- The developers PR strategy appears to be to continually and apparently deliberately misrepresent our concerns. They keep repeating that ‘the high class nature of the tenants and the use of CCTV and onsite security will prevent anti social issues’. This is of course transparently irrelevant to the issue: The residents are concerned about what happens once pedestrians have used the route as a late night cut-through between Old Town and Central. The nature of the tenants, the security and the CCTV are obviously utterly irrelevant to what happens when a bunch of pissed lads use it as a short cut between Rudis and Suju – and end up punching off wing-mirrors up our streets
- Both local PCSOs and Crime reduction Officers have told me that they believe that the 24 hour pedestrian route would be highly likely to result in increased anti-social behaviour and crime on our streets.
- The planning team within SBC seems to be ‘unaware’ of the depth of feeling – despite the numerous written comments which were fed back via Ashfield at the supposed consultation meeting. What happened to those written comments? Numerous neighbours in my area thought that their concerns would be considered and passed on. It appears they’ve been ignored
- Despite their continual insistence that the units will be occupied by the ‘highest quality tenants’, there is still no confirmation of who these will be – or if there’s to be ANY guarantee that even if found, that they might not easily be replaced by low-end tat merchants in the future. The Brunel centre is a perfect example of the hollowness of such hype. That was once described as a development that would attract high class businesses. A walk around the second floor of The Brunel shows how developers descriptions and promises can soon ring hollow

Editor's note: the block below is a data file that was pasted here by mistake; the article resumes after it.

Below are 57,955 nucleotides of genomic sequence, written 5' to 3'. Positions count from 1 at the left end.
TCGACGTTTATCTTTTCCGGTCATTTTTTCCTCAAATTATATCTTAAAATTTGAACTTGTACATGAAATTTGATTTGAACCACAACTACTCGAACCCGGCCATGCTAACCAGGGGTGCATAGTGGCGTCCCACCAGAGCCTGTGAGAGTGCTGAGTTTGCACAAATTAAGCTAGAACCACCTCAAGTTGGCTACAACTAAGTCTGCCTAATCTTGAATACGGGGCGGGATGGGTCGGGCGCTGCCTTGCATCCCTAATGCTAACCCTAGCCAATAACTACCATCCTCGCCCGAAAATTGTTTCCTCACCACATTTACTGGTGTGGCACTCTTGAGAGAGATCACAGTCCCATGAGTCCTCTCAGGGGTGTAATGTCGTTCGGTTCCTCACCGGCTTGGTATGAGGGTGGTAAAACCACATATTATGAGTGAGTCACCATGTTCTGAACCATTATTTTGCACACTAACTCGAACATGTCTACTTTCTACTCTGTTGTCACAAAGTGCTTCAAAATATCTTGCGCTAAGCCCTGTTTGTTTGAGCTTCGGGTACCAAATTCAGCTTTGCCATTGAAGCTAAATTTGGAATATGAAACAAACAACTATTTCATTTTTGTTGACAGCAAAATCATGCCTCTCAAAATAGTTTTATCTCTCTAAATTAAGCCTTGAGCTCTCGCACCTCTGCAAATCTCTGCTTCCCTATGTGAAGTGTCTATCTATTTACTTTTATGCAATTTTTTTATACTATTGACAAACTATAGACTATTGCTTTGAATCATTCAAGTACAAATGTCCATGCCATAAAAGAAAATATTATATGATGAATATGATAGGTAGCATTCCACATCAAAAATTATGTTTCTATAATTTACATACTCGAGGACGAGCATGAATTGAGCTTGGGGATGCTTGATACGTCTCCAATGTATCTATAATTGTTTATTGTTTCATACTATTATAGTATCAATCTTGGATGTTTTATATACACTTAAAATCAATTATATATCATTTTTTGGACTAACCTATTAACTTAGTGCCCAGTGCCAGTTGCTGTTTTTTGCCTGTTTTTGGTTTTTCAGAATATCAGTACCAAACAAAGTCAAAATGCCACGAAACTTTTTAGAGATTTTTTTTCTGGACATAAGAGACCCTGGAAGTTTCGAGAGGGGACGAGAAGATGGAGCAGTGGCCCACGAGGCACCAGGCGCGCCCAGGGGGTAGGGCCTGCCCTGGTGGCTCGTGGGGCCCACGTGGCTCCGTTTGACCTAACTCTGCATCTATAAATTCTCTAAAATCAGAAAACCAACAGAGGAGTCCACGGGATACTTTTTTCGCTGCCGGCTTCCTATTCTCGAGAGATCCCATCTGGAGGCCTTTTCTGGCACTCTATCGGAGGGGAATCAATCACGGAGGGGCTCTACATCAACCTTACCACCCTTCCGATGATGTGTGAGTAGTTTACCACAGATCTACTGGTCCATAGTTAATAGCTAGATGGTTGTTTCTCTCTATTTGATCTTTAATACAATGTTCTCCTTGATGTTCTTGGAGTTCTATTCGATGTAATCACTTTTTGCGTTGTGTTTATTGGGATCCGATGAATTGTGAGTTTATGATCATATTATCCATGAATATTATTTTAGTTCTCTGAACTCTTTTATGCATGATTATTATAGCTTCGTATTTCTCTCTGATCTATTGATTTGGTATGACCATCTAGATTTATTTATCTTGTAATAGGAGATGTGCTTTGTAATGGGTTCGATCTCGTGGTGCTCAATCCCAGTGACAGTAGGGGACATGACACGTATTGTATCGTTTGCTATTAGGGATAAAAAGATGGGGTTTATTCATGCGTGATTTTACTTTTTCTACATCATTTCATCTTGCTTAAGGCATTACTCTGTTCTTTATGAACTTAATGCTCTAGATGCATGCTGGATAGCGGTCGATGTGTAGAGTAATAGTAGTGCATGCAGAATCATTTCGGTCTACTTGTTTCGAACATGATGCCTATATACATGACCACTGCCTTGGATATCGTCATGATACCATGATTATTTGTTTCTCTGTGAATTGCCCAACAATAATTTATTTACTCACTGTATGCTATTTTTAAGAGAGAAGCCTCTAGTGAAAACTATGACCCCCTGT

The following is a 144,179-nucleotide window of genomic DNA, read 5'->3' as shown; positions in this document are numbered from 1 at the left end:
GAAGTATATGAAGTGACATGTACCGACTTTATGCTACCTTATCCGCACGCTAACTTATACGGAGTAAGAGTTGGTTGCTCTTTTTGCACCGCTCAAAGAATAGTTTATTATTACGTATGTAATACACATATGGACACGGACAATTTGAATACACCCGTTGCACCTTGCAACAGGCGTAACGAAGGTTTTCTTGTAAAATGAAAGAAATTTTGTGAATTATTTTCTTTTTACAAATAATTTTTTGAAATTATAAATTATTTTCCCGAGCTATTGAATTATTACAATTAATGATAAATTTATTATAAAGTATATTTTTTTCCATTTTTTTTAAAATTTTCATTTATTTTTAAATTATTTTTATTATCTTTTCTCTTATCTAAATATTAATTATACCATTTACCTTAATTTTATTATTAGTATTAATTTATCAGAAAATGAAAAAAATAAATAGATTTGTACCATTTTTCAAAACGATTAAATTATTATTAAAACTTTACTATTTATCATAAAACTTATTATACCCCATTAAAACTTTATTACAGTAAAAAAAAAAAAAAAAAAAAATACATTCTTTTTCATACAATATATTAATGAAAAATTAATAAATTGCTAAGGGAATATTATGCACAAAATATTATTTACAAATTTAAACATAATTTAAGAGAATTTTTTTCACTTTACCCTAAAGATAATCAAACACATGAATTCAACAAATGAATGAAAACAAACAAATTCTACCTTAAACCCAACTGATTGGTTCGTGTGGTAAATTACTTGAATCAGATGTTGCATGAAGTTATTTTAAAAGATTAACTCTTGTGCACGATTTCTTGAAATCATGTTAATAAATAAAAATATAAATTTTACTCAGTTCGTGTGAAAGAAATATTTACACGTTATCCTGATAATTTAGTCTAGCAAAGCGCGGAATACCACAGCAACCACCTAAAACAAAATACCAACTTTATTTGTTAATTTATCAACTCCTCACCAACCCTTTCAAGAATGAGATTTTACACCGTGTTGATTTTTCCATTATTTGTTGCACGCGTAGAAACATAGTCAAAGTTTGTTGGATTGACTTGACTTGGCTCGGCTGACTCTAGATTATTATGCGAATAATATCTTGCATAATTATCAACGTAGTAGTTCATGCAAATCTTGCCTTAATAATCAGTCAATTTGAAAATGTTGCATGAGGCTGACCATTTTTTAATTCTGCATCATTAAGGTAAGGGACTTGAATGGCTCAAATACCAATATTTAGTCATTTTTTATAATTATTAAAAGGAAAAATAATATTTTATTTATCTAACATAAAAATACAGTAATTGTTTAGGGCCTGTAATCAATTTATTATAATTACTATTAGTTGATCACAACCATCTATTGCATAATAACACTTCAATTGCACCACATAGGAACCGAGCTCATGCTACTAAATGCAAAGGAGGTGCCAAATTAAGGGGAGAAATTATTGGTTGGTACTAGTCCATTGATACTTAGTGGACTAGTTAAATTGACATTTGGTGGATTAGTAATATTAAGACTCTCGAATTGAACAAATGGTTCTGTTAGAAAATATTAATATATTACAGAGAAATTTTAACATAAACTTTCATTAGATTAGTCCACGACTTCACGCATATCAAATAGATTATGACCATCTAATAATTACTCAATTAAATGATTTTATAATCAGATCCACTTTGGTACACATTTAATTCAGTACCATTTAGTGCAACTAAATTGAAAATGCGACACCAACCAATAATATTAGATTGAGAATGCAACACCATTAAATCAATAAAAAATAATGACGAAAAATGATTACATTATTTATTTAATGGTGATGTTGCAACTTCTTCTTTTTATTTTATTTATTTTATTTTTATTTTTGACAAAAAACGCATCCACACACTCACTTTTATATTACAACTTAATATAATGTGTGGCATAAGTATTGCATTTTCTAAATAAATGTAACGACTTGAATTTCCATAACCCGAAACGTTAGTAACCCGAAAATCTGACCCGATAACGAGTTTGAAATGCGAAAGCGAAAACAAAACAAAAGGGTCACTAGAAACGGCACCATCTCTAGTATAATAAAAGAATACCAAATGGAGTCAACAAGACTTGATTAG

- The Brunel also provides another perfect example and precedent. Originally the doors of the Brunel (with its ‘high class establishments’, its CCTV and its security) were open 24/7. Numerous issues with trouble makers meant that the doors ending up having to be closed and locked after the businesses on site finished trading. You can take people out of Swindon – but sadly, for many, you can’t take Swindon out of them. Developments need (MUST) be sensitive to the behaviour of some of the people who live in the town. A serious negative impact resulting from the provision of this route is utterly predicable (and preventable).
If you want to find out more, there are some threads on the local chat forum Talk Swindon here:http://www.talkswindon.org/index.php?topic=3233.0 and a well made documentary film (he said modestly!) here:http://www.talkswindon.org/index.php?topic=3644.msg20584#msg20584
Please write to Dave Wood – and please write to the planning department to let them know your feelings (contact details to follow).